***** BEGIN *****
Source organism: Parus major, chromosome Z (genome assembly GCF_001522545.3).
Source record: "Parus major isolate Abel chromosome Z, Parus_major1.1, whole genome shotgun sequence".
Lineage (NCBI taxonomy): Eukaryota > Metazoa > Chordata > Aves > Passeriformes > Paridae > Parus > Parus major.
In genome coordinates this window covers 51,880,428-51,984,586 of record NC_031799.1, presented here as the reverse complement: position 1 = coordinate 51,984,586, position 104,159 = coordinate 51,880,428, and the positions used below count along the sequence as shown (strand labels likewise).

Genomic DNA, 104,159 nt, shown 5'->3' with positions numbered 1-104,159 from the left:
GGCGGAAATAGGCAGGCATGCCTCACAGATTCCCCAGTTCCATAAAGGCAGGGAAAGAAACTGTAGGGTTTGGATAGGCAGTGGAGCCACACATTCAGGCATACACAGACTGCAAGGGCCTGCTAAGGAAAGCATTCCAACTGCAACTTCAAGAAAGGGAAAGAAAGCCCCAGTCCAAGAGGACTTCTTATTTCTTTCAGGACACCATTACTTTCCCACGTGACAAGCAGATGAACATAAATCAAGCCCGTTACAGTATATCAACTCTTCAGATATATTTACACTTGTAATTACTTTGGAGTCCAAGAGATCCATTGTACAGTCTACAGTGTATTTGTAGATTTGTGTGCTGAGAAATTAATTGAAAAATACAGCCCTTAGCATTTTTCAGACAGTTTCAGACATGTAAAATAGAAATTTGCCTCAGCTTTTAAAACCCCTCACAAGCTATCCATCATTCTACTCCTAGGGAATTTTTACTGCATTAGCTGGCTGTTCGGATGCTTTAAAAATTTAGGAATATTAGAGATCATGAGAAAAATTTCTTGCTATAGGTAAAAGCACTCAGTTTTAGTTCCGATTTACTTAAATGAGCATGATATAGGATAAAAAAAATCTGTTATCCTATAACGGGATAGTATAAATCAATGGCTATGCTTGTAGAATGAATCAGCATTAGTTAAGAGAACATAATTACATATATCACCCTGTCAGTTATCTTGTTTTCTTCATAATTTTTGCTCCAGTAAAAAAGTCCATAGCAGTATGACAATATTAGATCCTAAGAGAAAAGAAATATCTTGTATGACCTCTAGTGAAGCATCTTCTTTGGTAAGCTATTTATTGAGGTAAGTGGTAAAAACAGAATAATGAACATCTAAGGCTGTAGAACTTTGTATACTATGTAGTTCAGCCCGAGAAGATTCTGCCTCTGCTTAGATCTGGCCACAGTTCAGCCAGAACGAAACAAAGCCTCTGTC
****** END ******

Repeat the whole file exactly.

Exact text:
Source organism: Parus major, chromosome Z (genome assembly GCF_001522545.3).
Source record: "Parus major isolate Abel chromosome Z, Parus_major1.1, whole genome shotgun sequence".
Lineage (NCBI taxonomy): Eukaryota > Metazoa > Chordata > Aves > Passeriformes > Paridae > Parus > Parus major.
In genome coordinates this window covers 51,880,428-51,984,586 of record NC_031799.1, presented here as the reverse complement: position 1 = coordinate 51,984,586, position 104,159 = coordinate 51,880,428, and the positions used below count along the sequence as shown (strand labels likewise).

Genomic DNA, 104,159 nt, shown 5'->3' with positions numbered 1-104,159 from the left:
GGCGGAAATAGGCAGGCATGCCTCACAGATTCCCCAGTTCCATAAAGGCAGGGAAAGAAACTGTAGGGTTTGGATAGGCAGTGGAGCCACACATTCAGGCATACACAGACTGCAAGGGCCTGCTAAGGAAAGCATTCCAACTGCAACTTCAAGAAAGGGAAAGAAAGCCCCAGTCCAAGAGGACTTCTTATTTCTTTCAGGACACCATTACTTTCCCACGTGACAAGCAGATGAACATAAATCAAGCCCGTTACAGTATATCAACTCTTCAGATATATTTACACTTGTAATTACTTTGGAGTCCAAGAGATCCATTGTACAGTCTACAGTGTATTTGTAGATTTGTGTGCTGAGAAATTAATTGAAAAATACAGCCCTTAGCATTTTTCAGACAGTTTCAGACATGTAAAATAGAAATTTGCCTCAGCTTTTAAAACCCCTCACAAGCTATCCATCATTCTACTCCTAGGGAATTTTTACTGCATTAGCTGGCTGTTCGGATGCTTTAAAAATTTAGGAATATTAGAGATCATGAGAAAAATTTCTTGCTATAGGTAAAAGCACTCAGTTTTAGTTCCGATTTACTTAAATGAGCATGATATAGGATAAAAAAAATCTGTTATCCTATAACGGGATAGTATAAATCAATGGCTATGCTTGTAGAATGAATCAGCATTAGTTAAGAGAACATAATTACATATATCACCCTGTCAGTTATCTTGTTTTCTTCATAATTTTTGCTCCAGTAAAAAAGTCCATAGCAGTATGACAATATTAGATCCTAAGAGAAAAGAAATATCTTGTATGACCTCTAGTGAAGCATCTTCTTTGGTAAGCTATTTATTGAGGTAAGTGGTAAAAACAGAATAATGAACATCTAAGGCTGTAGAACTTTGTATACTATGTAGTTCAGCCCGAGAAGATTCTGCCTCTGCTTAGATCTGGCCACAGTTCAGCCAGAACGAAACAAAGCCTCTGTC